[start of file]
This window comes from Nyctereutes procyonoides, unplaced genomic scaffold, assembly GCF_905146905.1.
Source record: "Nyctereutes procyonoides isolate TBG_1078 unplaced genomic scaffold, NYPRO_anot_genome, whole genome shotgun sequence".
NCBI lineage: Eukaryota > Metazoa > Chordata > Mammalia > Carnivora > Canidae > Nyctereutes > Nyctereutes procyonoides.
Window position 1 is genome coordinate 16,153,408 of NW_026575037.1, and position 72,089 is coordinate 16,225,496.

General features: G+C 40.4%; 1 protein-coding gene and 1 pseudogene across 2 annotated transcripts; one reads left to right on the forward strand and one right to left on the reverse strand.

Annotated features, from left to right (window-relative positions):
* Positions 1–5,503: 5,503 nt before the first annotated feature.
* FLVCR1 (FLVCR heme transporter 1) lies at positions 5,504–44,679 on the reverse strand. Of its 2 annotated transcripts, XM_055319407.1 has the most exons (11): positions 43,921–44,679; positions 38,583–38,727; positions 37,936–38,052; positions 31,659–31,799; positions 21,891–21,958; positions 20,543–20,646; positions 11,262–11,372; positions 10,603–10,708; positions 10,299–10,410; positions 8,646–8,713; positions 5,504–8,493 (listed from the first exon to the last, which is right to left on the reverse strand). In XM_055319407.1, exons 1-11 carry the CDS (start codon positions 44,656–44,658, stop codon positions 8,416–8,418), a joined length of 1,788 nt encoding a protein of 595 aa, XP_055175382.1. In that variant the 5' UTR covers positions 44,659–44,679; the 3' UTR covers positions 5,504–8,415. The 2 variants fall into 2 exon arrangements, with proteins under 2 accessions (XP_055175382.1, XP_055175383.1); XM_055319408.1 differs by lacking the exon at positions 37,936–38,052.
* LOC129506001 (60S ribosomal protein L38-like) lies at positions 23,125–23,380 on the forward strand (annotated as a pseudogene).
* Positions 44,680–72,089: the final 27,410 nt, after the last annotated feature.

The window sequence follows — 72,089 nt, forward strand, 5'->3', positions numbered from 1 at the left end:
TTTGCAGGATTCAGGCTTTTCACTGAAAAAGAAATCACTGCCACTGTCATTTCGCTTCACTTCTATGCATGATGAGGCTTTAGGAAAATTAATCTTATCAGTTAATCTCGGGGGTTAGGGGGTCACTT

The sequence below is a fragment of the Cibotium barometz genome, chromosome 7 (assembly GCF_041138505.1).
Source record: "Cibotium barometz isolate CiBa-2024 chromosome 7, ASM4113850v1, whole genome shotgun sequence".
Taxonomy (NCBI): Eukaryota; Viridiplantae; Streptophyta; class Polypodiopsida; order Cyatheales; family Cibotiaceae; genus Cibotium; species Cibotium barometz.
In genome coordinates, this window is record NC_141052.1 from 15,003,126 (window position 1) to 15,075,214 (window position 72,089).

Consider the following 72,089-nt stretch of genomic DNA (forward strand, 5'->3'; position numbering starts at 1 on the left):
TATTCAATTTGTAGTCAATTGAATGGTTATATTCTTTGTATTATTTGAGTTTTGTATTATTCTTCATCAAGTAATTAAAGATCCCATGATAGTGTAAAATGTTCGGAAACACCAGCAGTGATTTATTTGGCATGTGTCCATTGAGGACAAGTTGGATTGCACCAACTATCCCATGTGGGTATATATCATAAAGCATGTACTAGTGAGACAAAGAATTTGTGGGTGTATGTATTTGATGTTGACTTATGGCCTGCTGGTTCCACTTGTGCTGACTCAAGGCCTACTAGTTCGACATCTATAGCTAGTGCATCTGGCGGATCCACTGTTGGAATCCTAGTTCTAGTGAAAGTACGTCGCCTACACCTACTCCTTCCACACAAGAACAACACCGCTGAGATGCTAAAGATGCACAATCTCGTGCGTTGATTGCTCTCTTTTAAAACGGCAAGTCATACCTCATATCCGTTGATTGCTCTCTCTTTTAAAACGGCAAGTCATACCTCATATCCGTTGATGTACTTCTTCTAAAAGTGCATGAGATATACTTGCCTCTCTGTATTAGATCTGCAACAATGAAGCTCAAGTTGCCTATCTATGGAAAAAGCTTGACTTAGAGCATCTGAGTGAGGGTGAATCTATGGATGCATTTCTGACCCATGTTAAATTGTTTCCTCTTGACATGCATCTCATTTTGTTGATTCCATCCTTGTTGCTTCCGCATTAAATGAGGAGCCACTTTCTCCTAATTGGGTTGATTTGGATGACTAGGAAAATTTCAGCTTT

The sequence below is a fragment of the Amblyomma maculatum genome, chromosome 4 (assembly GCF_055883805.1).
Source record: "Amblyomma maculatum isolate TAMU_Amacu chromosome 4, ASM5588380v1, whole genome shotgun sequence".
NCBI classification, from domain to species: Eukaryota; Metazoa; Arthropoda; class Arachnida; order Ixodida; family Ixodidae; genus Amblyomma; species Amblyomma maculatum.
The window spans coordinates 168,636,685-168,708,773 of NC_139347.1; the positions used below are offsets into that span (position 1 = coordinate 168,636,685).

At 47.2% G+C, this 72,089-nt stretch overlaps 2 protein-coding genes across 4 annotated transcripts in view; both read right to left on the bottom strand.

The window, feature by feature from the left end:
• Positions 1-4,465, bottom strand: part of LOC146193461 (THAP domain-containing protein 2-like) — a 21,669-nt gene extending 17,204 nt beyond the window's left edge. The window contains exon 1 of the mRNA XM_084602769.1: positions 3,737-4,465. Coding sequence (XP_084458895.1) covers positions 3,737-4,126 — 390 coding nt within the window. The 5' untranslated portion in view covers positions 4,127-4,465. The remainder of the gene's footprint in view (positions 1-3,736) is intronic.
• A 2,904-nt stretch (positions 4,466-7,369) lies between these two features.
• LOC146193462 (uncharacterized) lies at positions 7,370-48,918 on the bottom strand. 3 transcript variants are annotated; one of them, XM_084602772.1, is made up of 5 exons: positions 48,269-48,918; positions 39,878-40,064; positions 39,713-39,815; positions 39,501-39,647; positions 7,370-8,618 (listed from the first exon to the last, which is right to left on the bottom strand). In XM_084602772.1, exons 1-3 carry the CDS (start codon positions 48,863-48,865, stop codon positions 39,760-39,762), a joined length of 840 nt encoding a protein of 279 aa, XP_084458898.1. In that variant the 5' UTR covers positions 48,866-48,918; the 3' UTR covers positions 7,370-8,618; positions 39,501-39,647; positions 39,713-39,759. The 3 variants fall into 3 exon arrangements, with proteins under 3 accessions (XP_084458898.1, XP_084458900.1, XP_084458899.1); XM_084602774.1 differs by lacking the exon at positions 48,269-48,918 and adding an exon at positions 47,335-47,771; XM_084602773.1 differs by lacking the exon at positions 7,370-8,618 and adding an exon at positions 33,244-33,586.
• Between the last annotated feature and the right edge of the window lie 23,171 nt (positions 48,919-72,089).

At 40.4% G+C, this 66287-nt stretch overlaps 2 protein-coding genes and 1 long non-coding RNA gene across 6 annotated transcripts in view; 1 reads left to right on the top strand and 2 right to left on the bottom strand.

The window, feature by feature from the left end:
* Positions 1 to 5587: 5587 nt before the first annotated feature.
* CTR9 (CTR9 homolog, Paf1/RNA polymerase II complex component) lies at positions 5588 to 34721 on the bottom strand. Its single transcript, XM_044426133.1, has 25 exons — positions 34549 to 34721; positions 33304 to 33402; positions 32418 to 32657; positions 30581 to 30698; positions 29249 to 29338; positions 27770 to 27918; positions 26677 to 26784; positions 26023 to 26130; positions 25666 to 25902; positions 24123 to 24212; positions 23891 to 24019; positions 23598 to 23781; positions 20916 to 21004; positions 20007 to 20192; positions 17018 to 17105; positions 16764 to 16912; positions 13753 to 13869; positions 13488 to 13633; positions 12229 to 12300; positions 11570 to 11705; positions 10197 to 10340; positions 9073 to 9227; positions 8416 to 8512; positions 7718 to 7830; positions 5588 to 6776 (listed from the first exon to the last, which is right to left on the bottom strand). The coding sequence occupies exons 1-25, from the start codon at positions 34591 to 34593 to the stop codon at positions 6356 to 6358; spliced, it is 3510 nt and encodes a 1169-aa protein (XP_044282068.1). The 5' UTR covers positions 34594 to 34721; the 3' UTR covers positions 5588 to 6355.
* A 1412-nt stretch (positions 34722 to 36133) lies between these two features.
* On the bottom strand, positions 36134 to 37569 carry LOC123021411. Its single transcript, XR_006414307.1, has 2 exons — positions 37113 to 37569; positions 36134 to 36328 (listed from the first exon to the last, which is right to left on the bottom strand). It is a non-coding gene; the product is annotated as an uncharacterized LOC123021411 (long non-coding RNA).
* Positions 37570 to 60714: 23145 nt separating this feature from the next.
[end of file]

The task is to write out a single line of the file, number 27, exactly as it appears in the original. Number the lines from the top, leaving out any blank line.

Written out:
• LOC146193462 (uncharacterized) lies at positions 7,370-48,918 on the bottom strand. 3 transcript variants are annotated; one of them, XM_084602772.1, is made up of 5 exons: positions 48,269-48,918; positions 39,878-40,064; positions 39,713-39,815; positions 39,501-39,647; positions 7,370-8,618 (listed from the first exon to the last, which is right to left on the bottom strand). In XM_084602772.1, exons 1-3 carry the CDS (start codon positions 48,863-48,865, stop codon positions 39,760-39,762), a joined length of 840 nt encoding a protein of 279 aa, XP_084458898.1. In that variant the 5' UTR covers positions 48,866-48,918; the 3' UTR covers positions 7,370-8,618; positions 39,501-39,647; positions 39,713-39,759. The 3 variants fall into 3 exon arrangements, with proteins under 3 accessions (XP_084458898.1, XP_084458900.1, XP_084458899.1); XM_084602774.1 differs by lacking the exon at positions 48,269-48,918 and adding an exon at positions 47,335-47,771; XM_084602773.1 differs by lacking the exon at positions 7,370-8,618 and adding an exon at positions 33,244-33,586.